The Things a Mother will do to a Child
At Chinese restaurants you sit across from me
because you fear the bottom of my shoe
touching your jeans.
On your bed, you let the dog, Patches, walk on you
like Moo Shoo Pork on pancakes
and you only laugh.
When I am arriving late
to eat Calzones and artichokes,
you call me fifty plus times to make sure I am okay.
I call you, your own you, when you pick pieces of hair
away from you head, like a woman diagnosed with trichotillomania;
but you are ridden of anxiety bound diseases
because you fear the doctor,
like you fear airplanes, red meats, and inconsistency.
If I was to leave this country, for Spain or India,
for discovery and growth,
your first thought would be kidnapping or death,
drowning in a canal near Madrid.
You must have forgotten I learned to swim before I walked,
your relation to my dream of marine biology and pediatrics.
The students and the morticians, the landscapers and the accountants,
know me like you tell me, not how I am.
How I am agnostic, impure, messy,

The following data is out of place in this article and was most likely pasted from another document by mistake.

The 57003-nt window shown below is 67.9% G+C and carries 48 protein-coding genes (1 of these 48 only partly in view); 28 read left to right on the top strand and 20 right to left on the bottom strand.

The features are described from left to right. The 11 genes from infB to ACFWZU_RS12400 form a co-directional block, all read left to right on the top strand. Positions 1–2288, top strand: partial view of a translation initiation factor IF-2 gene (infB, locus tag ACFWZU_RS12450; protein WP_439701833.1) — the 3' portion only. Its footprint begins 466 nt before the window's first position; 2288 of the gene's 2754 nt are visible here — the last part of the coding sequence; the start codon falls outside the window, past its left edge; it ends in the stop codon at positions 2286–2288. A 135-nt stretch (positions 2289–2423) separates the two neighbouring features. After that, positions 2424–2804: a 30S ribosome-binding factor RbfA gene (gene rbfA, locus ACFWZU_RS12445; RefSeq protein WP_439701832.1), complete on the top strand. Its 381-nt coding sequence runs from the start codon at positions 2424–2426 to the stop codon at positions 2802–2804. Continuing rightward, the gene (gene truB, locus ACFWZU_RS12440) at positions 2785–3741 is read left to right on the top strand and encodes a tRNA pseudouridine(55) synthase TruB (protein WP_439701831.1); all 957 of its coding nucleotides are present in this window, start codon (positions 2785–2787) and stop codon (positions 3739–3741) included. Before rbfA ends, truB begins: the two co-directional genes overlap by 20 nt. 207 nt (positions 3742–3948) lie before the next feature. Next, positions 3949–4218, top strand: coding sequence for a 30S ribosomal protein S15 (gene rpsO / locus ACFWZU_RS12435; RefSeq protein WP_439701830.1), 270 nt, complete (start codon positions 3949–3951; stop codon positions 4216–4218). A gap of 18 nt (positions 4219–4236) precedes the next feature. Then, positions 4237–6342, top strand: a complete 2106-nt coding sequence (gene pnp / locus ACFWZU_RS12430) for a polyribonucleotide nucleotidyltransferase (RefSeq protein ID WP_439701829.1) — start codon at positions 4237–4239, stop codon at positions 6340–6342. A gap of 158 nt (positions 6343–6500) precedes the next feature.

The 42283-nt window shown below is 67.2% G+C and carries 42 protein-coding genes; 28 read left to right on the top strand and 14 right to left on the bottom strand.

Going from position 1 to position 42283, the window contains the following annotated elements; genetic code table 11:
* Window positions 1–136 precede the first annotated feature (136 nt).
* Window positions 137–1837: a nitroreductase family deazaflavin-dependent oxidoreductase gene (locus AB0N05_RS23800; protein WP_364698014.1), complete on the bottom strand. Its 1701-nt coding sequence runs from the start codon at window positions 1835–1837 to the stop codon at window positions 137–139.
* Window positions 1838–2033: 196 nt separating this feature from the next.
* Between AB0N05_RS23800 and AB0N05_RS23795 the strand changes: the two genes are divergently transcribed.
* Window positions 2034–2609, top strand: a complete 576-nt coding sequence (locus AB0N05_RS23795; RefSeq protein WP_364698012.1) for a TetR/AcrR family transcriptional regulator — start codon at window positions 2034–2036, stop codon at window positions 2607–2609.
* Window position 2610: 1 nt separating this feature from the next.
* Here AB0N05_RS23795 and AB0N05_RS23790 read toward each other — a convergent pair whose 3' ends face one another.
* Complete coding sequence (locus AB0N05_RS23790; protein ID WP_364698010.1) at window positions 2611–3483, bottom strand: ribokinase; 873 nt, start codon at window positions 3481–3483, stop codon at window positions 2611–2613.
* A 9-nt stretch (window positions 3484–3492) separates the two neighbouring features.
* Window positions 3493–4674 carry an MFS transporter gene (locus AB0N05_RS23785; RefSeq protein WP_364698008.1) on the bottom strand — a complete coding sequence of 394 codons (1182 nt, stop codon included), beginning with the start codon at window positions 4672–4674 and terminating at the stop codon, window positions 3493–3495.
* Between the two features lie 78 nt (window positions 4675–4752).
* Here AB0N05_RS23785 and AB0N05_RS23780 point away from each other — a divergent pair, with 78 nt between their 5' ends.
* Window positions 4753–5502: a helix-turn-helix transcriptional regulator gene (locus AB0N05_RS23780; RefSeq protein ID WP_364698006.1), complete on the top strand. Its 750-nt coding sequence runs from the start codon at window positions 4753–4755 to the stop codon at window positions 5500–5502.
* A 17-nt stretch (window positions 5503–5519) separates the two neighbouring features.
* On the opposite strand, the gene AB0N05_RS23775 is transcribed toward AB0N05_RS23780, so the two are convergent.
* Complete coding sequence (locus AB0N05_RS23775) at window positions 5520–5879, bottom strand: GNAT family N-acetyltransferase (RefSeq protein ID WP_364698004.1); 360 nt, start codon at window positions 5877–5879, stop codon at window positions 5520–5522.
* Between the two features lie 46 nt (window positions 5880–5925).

how I burn my eggs at eleven in the morning,
and laugh at tasteless jokes at twelve,
how I believe in the fight for abortion, gay rights, and gun control.
You’re a republican; you love me.
With brown eyes singing Oats, Beets, Beans and Barley Grows
you speak about my guitar playing mastery,
like Billy Boy and Streets of Laredo were excellence.
You speak of a scholarship like perfection,
of normality like beauty.
Sometimes you ask me if the Pope is Catholic,
if college is just all suntan lotion and whistles.
I tell you, like a female praying mantis after sex, I’m strong,
and you tell me, like bats in eighth months of hibernation,
I am not ready to be a mother
or a democrat.
- © Lara Ann Frazier